Peter's advice is given freely and without a directive, it's meant to help writers in accordance with the goal of this group. 

As we moved into the reading portion of the evening, we had a large number of requests but time is limited. So, next meeting the opening readers will be, Debbie, Leah, and Dennis. Thank you for your patience.

Ernie Ovitz took us back in time to 311AD. The Prefect of Rome (now we would call him the Chief of Police) engages in a bit of pillow-talk with his lover. During the sensual repose, he reveals more information about spies in Rome than intended. Will this cause a problem with Emperor Constantine?

Rod read a portion of a chapter he read at the last meeting. After incorporating some suggestions and advice from the group, he revised the work. The revisions were met with approval and declared workable.

"More mayhem" is what Doug Sahlin promised in presenting a chapter from his latest Yale Larson saga. Yale takes a call from an acquaintance relating a death threat against her business partner, one of Yale's clients. Rushing to a development site, Yale encounters his client exiting a trailer-office on the property. Shoving him back inside just in time to avoid a clear shot from a sniper, Yale calls the police and contends with high-velocity rifle rounds puncturing the walls of the building. When one of the rounds strikes his client in the buttocks Yale drags him to a safe area and returns fire. Even though his automatic handgun is outmatched, he hopes the sheer volume of shots will cause the sniper to be less accurate and maybe he can even land a lucky shot. What's next? 

Poetry is one of the long suits of this group as we are blessed by some wonderful poets as well as prose writers. Don Westerfield is a class-act in the poetry department. He is launching a new book in a few weeks entitled, Seasons. Fortunately, he treated us to his reading of the introduction and title poem. When it hits the market, I suggest everyone buy a copy, it's worthwhile reading.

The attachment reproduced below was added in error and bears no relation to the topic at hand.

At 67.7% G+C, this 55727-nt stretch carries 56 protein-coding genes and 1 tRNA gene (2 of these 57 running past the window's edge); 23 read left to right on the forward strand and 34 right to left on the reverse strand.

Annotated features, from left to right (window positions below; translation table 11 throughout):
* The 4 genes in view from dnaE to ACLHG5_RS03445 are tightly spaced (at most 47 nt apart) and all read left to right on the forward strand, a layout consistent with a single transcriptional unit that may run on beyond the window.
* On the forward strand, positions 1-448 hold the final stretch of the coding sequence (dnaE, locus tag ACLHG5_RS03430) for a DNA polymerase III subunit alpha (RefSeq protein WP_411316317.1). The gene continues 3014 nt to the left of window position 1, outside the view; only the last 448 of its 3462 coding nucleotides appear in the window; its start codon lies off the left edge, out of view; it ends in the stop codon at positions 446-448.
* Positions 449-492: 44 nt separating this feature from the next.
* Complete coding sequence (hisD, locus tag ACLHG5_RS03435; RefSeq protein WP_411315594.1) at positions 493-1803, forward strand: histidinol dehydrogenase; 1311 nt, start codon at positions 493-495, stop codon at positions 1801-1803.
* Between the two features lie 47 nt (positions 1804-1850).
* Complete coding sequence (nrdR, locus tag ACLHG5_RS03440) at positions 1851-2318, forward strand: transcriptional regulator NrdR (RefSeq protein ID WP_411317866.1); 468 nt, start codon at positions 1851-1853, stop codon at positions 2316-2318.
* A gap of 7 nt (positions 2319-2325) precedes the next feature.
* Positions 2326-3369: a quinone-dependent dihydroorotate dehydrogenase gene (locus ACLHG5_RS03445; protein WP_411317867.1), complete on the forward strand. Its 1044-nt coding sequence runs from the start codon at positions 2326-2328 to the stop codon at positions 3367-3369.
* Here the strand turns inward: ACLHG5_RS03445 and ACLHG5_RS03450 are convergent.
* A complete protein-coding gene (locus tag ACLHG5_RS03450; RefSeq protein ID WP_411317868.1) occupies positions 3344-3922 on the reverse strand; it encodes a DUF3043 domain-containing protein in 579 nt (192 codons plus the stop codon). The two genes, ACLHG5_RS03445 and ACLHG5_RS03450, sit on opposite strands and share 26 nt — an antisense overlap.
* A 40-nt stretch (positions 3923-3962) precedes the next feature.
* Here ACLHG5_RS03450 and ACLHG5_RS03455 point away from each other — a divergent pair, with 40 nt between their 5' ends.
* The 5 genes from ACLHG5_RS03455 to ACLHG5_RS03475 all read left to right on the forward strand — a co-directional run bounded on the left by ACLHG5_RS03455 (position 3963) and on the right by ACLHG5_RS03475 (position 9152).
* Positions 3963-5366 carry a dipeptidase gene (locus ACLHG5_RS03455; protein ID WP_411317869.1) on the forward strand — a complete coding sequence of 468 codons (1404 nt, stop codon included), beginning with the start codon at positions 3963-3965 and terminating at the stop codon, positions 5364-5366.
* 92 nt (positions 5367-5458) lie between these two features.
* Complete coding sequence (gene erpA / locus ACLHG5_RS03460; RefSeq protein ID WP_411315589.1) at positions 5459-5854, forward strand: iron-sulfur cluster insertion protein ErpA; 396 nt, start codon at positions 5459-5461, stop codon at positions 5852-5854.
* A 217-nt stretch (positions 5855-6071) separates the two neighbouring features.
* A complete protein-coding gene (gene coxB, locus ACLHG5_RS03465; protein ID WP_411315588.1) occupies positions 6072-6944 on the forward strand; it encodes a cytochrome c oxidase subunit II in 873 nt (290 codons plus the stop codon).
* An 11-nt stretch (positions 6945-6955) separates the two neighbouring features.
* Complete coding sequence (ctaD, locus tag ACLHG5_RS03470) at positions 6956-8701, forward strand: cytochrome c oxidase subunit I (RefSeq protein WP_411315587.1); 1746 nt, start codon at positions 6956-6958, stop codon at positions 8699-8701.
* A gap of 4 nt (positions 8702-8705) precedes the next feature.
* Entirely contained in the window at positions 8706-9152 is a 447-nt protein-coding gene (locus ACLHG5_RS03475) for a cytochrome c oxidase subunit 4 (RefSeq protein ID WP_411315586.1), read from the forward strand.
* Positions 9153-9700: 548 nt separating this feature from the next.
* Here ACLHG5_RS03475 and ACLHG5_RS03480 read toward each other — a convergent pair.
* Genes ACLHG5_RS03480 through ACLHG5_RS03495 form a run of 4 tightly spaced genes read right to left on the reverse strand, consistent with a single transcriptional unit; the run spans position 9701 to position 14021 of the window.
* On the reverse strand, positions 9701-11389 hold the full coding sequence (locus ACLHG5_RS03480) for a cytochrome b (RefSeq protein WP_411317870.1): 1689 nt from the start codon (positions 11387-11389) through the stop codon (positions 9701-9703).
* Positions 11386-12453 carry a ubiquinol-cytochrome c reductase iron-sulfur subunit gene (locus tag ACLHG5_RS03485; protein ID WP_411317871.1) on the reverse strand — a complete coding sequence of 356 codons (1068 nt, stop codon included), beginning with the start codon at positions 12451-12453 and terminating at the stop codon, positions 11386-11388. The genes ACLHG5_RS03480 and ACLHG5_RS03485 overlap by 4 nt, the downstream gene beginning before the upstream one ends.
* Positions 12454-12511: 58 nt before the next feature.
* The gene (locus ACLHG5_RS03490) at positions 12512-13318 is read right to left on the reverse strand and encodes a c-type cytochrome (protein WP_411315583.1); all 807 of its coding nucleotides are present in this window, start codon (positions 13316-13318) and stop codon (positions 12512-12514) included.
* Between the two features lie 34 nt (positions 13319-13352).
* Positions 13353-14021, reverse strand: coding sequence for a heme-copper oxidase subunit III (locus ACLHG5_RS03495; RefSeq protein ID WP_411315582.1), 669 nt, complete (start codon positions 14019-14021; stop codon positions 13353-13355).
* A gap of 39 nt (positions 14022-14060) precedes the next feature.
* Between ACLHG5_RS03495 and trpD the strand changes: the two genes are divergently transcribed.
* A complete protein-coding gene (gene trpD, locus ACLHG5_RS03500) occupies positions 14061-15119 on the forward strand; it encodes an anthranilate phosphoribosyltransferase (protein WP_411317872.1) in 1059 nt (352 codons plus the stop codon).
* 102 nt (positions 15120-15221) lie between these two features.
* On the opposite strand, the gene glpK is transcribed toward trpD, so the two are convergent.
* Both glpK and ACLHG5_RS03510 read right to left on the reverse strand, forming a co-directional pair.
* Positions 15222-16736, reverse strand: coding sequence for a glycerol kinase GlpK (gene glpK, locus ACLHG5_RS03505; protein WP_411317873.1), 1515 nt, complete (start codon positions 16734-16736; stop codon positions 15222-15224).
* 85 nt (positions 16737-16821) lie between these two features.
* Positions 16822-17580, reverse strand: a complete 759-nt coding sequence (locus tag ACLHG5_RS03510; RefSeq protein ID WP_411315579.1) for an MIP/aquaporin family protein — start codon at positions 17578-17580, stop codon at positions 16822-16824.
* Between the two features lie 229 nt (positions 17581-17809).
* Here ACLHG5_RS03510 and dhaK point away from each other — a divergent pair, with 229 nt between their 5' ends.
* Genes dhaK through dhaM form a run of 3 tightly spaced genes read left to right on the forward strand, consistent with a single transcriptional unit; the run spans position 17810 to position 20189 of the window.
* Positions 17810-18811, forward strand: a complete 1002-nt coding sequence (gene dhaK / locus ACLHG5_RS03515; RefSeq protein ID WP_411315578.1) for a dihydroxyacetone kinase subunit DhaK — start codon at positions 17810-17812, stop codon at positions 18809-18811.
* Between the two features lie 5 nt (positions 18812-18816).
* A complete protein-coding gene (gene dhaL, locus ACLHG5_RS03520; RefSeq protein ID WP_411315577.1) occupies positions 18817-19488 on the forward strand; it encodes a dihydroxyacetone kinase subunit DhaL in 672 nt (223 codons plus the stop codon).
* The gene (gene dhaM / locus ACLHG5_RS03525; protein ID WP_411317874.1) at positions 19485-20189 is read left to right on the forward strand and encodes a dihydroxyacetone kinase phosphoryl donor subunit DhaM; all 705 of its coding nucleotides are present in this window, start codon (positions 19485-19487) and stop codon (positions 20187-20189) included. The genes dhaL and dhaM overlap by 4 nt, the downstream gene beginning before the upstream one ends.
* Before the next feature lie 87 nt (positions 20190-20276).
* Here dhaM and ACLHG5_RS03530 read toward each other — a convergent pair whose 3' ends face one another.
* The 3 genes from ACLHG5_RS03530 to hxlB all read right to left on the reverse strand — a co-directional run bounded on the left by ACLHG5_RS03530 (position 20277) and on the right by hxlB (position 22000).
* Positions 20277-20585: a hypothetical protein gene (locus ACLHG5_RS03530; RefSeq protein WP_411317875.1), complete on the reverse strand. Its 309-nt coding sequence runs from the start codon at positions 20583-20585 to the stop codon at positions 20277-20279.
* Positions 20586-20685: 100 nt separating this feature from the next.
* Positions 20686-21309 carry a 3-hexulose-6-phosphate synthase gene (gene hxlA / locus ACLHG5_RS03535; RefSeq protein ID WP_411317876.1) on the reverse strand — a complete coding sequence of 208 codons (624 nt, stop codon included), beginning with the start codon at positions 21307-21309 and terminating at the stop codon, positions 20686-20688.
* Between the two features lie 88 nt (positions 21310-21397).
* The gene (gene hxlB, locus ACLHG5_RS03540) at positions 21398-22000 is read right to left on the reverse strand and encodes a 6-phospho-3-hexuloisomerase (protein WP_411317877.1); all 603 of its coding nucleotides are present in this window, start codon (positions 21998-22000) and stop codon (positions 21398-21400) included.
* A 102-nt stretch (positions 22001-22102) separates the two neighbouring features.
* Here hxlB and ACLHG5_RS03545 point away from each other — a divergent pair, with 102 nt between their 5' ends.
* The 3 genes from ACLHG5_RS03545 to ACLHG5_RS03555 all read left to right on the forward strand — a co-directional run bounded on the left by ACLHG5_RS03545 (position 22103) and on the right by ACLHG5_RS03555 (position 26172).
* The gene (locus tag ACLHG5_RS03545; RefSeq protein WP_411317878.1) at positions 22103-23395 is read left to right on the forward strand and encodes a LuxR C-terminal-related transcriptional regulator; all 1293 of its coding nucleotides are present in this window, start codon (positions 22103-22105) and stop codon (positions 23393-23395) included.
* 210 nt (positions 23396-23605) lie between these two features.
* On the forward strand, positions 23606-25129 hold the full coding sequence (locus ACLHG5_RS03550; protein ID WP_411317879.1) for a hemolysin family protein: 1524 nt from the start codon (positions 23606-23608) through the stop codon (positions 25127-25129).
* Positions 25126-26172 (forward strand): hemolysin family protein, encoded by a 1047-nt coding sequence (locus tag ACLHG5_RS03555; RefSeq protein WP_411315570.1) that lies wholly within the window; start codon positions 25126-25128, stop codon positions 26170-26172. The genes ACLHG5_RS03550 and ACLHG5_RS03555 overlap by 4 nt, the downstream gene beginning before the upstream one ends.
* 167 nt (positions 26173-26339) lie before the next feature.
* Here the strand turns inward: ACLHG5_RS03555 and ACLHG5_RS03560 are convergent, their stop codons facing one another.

Amari the Prankster, a chapter in the biography of a Cuban Chef by Jeffrey Kutcher will be a great read when it's finished. Jeffrey presented the chapter in which Amari tricks the lunchroom monitors into giving him a second meal, strictly prohibited by the system. By rushing to eat in the lunchroom, Amari takes his place near the front of the line, he eats quickly and leaves by a back door. Moments later, he returns to the end of the line and waits patiently for his turn. This was the beginning of Amari's revolt against the rule of Castro's Communistic Reign. 

Fantasy or Science Fiction? Rene Fletcher brought us a chapter from her latest work. Ava is inducted into a sisterhood of women of Inner Earth. During the ceremony, a vision of evil spilling from Pandora's box to infest the minds of humans is reflected in a pool of magical water. This is our introduction to Mind Mites.

When Bill Elam took the floor his reading of a new chapter in his story about a nameless old man held us entranced. Bill's reading style and well-crafted words carried us into a grandfatherly relationship between the old man and a small child. Emotion blanketed the room and more than one eye became misty.

It seemed as if the clock was racing and too soon it was time to draw to a close. As we made our way to the parking lot, small knots of writers continued discussions. This really is a group of writers, readers, and listeners.

Until next time, February 20th at 6:30 PM; Keep on Writing!